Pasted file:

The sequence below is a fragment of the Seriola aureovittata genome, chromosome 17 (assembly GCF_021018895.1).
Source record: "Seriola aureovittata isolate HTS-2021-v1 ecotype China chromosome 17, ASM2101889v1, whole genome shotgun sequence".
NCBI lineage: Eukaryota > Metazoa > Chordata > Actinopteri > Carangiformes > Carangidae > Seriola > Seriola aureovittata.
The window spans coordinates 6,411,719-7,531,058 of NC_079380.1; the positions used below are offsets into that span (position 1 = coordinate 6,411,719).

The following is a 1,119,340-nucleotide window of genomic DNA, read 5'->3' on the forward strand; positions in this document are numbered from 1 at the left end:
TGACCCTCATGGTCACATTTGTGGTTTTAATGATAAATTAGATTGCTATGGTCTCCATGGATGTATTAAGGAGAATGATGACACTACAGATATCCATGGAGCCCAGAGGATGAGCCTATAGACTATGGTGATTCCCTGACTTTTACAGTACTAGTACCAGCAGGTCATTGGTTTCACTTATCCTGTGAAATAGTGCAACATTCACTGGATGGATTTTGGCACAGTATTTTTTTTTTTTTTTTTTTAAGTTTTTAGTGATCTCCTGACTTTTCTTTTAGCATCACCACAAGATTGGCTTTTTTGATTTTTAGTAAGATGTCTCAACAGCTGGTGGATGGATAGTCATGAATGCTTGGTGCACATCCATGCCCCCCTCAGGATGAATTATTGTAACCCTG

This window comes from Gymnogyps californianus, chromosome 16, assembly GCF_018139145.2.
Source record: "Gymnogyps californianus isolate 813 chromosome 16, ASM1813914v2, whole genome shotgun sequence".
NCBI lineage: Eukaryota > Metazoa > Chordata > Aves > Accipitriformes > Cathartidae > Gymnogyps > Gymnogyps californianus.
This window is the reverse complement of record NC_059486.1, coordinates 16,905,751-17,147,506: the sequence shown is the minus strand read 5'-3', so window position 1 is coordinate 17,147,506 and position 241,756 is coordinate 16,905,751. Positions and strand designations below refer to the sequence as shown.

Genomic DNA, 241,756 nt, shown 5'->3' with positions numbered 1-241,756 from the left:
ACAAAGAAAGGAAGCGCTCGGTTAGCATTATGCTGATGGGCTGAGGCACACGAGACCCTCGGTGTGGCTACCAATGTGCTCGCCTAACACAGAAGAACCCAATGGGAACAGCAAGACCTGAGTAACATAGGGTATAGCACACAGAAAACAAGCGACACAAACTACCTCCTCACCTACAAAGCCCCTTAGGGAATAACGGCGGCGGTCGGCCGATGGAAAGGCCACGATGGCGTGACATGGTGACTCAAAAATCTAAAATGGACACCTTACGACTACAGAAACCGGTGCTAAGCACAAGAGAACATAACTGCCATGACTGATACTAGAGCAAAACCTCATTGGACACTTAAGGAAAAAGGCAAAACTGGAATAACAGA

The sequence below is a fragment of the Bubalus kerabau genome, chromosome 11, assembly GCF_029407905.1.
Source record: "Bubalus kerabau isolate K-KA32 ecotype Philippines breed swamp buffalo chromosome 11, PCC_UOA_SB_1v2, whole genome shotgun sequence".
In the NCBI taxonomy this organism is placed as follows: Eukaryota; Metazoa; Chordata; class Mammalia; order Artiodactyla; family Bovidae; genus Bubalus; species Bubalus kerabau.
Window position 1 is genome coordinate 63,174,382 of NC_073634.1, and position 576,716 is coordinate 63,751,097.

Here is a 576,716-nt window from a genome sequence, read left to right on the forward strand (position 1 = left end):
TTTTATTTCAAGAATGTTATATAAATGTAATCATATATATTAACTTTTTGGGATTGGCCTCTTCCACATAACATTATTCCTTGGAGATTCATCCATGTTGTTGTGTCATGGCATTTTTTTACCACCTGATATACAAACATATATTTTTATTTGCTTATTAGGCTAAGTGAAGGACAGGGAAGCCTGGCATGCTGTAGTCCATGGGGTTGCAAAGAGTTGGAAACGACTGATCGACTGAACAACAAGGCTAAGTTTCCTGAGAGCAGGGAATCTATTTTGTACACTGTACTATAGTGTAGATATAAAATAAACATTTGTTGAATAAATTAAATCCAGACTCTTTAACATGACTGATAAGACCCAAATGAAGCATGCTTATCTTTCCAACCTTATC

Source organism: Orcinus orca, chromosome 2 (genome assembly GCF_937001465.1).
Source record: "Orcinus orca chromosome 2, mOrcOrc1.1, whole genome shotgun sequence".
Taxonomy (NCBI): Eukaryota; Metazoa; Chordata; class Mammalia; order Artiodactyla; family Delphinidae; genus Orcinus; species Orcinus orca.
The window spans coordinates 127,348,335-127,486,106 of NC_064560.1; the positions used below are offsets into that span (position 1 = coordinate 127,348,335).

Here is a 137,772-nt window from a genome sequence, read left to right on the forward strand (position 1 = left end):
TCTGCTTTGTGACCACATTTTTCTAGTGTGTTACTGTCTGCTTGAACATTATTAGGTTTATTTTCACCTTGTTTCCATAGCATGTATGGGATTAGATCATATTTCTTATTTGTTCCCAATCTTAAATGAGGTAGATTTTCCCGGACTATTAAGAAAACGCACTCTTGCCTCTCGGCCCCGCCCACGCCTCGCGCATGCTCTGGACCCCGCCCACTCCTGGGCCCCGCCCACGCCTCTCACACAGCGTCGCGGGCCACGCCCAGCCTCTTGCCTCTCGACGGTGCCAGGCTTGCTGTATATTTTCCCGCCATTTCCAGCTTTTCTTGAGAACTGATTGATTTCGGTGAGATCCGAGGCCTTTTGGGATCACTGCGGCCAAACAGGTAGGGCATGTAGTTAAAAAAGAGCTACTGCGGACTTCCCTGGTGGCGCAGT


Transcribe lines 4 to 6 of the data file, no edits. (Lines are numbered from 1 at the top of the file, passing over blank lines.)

The window spans coordinates 6,411,719-7,531,058 of NC_079380.1; the positions used below are offsets into that span (position 1 = coordinate 6,411,719).

The following is a 1,119,340-nucleotide window of genomic DNA, read 5'->3' on the forward strand; positions in this document are numbered from 1 at the left end:
TGACCCTCATGGTCACATTTGTGGTTTTAATGATAAATTAGATTGCTATGGTCTCCATGGATGTATTAAGGAGAATGATGACACTACAGATATCCATGGAGCCCAGAGGATGAGCCTATAGACTATGGTGATTCCCTGACTTTTACAGTACTAGTACCAGCAGGTCATTGGTTTCACTTATCCTGTGAAATAGTGCAACATTCACTGGATGGATTTTGGCACAGTATTTTTTTTTTTTTTTTTTTAAGTTTTTAGTGATCTCCTGACTTTTCTTTTAGCATCACCACAAGATTGGCTTTTTTGATTTTTAGTAAGATGTCTCAACAGCTGGTGGATGGATAGTCATGAATGCTTGGTGCACATCCATGCCCCCCTCAGGATGAATTATTGTAACCCTG